-
Furthermore, one has to remember who sets the rules for who qualifies for public funds, how much can be spent, and on what it can be spent. Anyone na•ve enough to think that incumbents won’t twist the rules to their advantage deserves to be forced to pay for campaigns.
-
The great mantra of the supporters of taxpayer financing of campaigns is that it will "get the money out of politics."
-
Hogwash.
-
The truth is that there is no moral or constitutional way to prohibit people and groups from advocating in an election. If WEAC wants to spend $2 million on television ads in support of a candidate, there is no way to stop them - nor should there be. One of the quintessential American principles is that citizens have a right to speak freely about their government. This includes advocating for or against candidates for political office.
-
If a candidate’s campaign is publically funded and he is permitted to spend $300,000 and a group of citizens spends another $2 million on his behalf, how is that different from today? Is the candidate any less "beholden to special interests" than if the group did the same thing under the current rules? No, not at all. The mechanics of political campaigns will remain the same.
-
Corrupt politicians will remain corrupt and honorable politicians will remain honorable. The only thing that will be different is that the politicians won’t have to work as hard to raise funds because the taxpayers will be forced to surrender theirs.
-
Like most campaign reform measures, taxpayer financed campaigns do nothing to solve the problems they purport to solve. Instead, they strengthen the hand of incumbents while creating more problems for those incumbents to "solve."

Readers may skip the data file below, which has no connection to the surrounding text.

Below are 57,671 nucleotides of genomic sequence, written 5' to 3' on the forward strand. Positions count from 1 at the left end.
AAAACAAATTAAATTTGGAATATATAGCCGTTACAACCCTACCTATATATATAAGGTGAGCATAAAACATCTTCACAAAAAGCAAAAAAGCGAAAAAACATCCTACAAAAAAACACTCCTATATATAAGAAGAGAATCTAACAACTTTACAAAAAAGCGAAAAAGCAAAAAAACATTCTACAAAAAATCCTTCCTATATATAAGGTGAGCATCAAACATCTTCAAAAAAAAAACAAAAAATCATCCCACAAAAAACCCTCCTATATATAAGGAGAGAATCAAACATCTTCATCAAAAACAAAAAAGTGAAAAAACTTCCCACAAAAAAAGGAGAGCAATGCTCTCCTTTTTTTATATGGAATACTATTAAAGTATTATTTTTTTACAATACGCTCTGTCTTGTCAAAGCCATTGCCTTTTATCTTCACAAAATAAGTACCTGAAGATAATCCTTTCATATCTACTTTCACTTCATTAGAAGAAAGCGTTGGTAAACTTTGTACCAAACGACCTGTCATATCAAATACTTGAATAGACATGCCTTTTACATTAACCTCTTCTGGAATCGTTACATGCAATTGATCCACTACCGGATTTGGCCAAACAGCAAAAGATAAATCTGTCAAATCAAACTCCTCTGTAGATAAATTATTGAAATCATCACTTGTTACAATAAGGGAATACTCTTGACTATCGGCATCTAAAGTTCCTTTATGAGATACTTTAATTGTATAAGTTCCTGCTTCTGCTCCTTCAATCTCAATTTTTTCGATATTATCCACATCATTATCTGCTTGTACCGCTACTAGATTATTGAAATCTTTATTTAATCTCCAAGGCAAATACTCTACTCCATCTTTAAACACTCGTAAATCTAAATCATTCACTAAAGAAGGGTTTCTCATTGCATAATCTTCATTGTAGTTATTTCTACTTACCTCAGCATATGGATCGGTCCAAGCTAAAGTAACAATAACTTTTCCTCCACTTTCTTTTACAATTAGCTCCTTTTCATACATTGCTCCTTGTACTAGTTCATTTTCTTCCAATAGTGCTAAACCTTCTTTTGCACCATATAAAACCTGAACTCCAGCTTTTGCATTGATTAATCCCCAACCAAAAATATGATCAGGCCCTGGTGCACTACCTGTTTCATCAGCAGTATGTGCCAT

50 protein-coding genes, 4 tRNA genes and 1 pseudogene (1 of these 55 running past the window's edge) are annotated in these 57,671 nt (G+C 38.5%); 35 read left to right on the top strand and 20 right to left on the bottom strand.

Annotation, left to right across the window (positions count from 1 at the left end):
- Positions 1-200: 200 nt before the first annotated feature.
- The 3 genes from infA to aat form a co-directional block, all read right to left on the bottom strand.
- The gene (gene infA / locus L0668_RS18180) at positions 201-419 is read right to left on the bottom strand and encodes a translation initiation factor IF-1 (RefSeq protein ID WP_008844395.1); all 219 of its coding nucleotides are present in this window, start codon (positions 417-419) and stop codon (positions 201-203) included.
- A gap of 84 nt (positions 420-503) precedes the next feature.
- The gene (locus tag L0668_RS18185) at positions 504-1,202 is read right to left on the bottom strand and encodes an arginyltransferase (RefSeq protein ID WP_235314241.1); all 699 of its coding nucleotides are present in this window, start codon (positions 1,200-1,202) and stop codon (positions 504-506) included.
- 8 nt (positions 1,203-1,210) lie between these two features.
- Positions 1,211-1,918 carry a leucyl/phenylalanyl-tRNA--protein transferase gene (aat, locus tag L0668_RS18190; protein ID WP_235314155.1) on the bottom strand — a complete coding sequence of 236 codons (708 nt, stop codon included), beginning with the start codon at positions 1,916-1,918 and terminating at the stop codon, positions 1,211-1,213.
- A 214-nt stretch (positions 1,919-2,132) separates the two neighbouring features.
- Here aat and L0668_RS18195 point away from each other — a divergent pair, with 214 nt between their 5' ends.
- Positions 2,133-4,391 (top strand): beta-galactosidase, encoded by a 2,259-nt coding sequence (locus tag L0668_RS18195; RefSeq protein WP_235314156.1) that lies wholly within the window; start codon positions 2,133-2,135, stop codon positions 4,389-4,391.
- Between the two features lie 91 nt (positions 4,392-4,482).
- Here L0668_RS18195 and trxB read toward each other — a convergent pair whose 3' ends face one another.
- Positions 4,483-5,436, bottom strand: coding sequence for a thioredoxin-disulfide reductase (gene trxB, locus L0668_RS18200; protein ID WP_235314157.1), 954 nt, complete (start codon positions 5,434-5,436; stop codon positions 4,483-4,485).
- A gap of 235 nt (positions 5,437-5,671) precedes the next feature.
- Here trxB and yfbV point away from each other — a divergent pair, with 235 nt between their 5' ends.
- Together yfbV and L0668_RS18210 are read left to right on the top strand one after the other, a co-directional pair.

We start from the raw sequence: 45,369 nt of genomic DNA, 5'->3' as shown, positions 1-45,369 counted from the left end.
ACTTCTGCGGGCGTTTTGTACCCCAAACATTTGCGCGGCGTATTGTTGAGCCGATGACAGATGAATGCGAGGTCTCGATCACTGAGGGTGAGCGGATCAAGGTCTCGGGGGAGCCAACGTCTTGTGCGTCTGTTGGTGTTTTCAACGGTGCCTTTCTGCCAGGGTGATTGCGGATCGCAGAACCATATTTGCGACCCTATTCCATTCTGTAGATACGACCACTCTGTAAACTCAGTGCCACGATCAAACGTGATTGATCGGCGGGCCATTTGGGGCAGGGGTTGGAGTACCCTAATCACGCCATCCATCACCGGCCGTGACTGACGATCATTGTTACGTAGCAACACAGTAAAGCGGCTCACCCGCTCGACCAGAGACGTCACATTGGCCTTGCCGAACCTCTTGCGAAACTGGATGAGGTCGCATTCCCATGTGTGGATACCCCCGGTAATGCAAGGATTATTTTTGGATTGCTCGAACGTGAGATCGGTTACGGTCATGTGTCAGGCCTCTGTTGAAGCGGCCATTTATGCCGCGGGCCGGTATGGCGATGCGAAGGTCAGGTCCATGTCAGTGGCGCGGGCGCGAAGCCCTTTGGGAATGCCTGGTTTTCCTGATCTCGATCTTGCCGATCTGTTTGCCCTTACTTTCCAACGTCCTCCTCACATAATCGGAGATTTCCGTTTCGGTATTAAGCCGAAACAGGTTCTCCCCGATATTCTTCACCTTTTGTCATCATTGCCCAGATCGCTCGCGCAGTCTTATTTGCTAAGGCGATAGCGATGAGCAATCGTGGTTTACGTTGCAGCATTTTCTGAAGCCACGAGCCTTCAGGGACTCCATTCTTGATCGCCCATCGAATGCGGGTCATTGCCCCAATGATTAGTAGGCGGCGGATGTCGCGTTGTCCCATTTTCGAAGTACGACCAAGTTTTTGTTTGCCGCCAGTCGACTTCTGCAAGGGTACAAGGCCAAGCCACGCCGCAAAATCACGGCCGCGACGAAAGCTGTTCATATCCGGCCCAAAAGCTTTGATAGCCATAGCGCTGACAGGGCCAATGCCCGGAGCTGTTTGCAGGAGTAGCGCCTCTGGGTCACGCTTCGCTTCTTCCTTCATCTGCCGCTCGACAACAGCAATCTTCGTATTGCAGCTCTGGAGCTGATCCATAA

-
Reject taxpayer financing of political campaigns. Instead, let’s focus on transparency and accountability. Every corrupt politician is only one election away from unemployment if the citizens will it.

Monday, January 7, 2008

Odds & Ends

Good cultural news? Debbie Schlussel points to a possible shift away from rap music, in the form of decreasing sales. I’d have to see more than this to be persuaded that an actual movement away from this garbage is taking place, but we can hope.
-
Fred Thompson entered the No-Spin Zone tonight. Bill O’Reilly treated him well, and he came off well. Can we dispense with the “Fox is out to get me” hooey now?
-
Mark Steyn takes on the thought police and Canadian Islamic Congress
here.
-
Duncan Hunter is
staying in the race, and unfortunately, it sounds like he’s going into meltdown mode. Congressman: YOU’RE NOT GOING TO BE THE NOMINEE.
-
The 20 most annoying liberals? Indeed.

Hillary Clinton, MD?

Now that’s a scary image.

"I've Killed More Babies Than You Have!"

You know the Democrat Party is messed up when this sort of thing is seen as a selling point: Hillary Clinton is professing to be a more vigorous defender of babykilling than Barack Obama. But in this skirmish, Obama has the upper (lower?) hand:
-
In 2002, as an Illinois legislator, Obama voted against the Induced Infant Liability Act, which would have protected babies that survived late-term abortions. That same year a similar federal law, the Born Alive Infant Protection Act, was signed by President Bush. Only 15 members of the U.S. House opposed it, and it passed the Senate unanimously on a voice vote.
-
So Barack is even more extreme than NARAL. I don’t think Hillary can top that, but the fact that she’d like to speaks volumes about her.

Post-Debate Analysis

Some reactions to last night’s debate…
-
The absence of the bottom tier was refreshing (and also
whipped the Paultergeists into a frenzy).
-
I think Romney, Thompson & Giuliani all had good nights, though Huckabee suffered when Mitt
pinned him to the wall.
-
We all know John McCain is a genuine war hero, but he seemed to remind us of it more than usual last night. If he’s not careful, he could wind up reminding voters of John Kerry (only without the treason).
-
There’s a
perception out there that moderator Chris Wallace denied Fred his full share of the airtime. I sure didn’t see it.
-
The talking point du jour has been “change” lately, and Rudy actually had the best answer to it: that change can be for better or worse, and isn’t a positive in and of itself.